An Overview of the Ohio Car Accident Settlement Process and Timeline
Oct 12, 2018
Following a car accident caused by another driver, take these steps to request and secure an Ohio car accident settlement from the at-fault driver’s insurance company.
- Call 911 — Ohio law requires people to alert police and emergency medical personnel whenever a crash with injuries happens on a public road or highway. You would want to do this anyway because the crash report police prepare will prove essential to substantiating insurance claims.
- Seek Medical Care and Keep All Medical Records — When you have a choice regarding whether to go to the hospital, take yourself to the emergency room if you suspect an injury. Then hold on to every piece of paper a doctor, pharmacist, or therapist gives you. Medical information will be as important as the police report when you need to substantiate insurance claims.
- Notify Your Own Insurance Company — Your policy requires you to self-report a crash even when someone else causes the collision. Complying with this provision of your own car insurance policy gives you immediate access to coverage for vehicle repairs or replacement costs. It may also help you get some medical bills paid. In that event, your insurer will seek reimbursement from the other driver’s insurer.
- Obtain a Copy of the Police Report — Law enforcement personnel may take weeks or months to reach final conclusions regarding why a car crash happened and which driver acted negligently or recklessly in causing the wreck. Partnering with a Columbus car accident lawyer will help you keep track of how the official report is developing.
- Do Not Miss the Deadline for Filing Claims Against the At-Fault Driver — Ohio imposes a two-year statute of limitations on personal injury claims from a car accident. The clock on this deadline starts ticking on the day of the crash. Note that the two-year limit applies only to filing your claim. Reaching a car accident settlement often takes several more years.
- Submit an Official Demand Letter — You must follow your notice to the insurance company that you are making car accident claims with a letter that spells out exactly what you are claiming and why, but you will need to share the police report, medical records, and other evidence.
- Go Through Claims Investigations — The at-fault driver’s insurance company will look for reasons to deny your car accident claims. Resist pressure to provide a recorded or signed statement, and consult with your car accident attorney regarding any voluntary disclosures of information to an insurance claims investigator.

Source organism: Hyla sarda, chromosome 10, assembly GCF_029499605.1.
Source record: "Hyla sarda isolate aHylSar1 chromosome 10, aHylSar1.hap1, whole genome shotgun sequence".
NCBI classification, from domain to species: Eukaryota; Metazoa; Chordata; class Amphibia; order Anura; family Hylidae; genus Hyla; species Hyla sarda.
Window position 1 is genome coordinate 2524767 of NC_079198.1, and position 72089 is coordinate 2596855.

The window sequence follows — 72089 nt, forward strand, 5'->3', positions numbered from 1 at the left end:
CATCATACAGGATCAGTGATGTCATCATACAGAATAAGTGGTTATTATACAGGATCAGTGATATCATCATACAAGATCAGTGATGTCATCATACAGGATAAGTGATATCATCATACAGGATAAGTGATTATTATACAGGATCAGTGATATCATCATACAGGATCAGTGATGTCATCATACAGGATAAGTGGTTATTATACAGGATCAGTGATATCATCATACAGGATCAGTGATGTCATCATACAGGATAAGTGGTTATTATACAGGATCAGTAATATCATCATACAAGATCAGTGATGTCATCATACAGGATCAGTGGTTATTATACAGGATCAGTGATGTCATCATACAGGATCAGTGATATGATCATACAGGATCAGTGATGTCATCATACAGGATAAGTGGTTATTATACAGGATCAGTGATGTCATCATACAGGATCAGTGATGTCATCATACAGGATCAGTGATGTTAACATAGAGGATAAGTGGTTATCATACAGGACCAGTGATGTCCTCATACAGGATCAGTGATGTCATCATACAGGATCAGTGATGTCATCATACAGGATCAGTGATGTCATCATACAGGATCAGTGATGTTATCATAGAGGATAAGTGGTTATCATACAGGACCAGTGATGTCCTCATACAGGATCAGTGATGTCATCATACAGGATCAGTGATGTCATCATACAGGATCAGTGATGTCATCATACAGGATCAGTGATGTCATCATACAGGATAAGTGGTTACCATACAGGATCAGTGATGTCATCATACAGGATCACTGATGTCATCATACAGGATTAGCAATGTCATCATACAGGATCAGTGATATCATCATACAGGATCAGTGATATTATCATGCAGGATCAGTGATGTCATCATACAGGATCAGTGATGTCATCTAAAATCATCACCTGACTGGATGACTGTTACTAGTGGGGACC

- File a Personal Injury Lawsuit if Your Claims Get Denied — Often, suing is the only way to get an insurance company to negotiate a car accident settlement. The company will likely prefer reaching an agreement to having a judge or jury ordered it to pay compensation and damages.
You will notice that aside from the two-year statute of limitations on filing car accident insurance claims, this overview of the Ohio car accident settlement process does not include a schedule. Some cases settle quickly, but others drag on for many years. One of the best reasons to hire and rely on a car accident lawyer is that doing so allows you to live your life while your attorney takes care of the legal details regarding your claims.
Be aware, too, that the car accident settlement process outlined here describes a case where one at-fault driver hits and injures another driver, and the victim survives with physical injuries from which he or she can recover. The insurance claim process will become more complicated when the victim is a child when the crash inflicts traumatic brain injuries, when more than one driver is to blame, or when the victim dies. An experienced car accident lawyer will be able to answer specific questions about these types of cases.
You can schedule a free consultation with a personal injury attorney by contacting the Columbus offices of Agee Clymer Mitchell & Portman. Call us at (614) 678-3318 or connect with us online.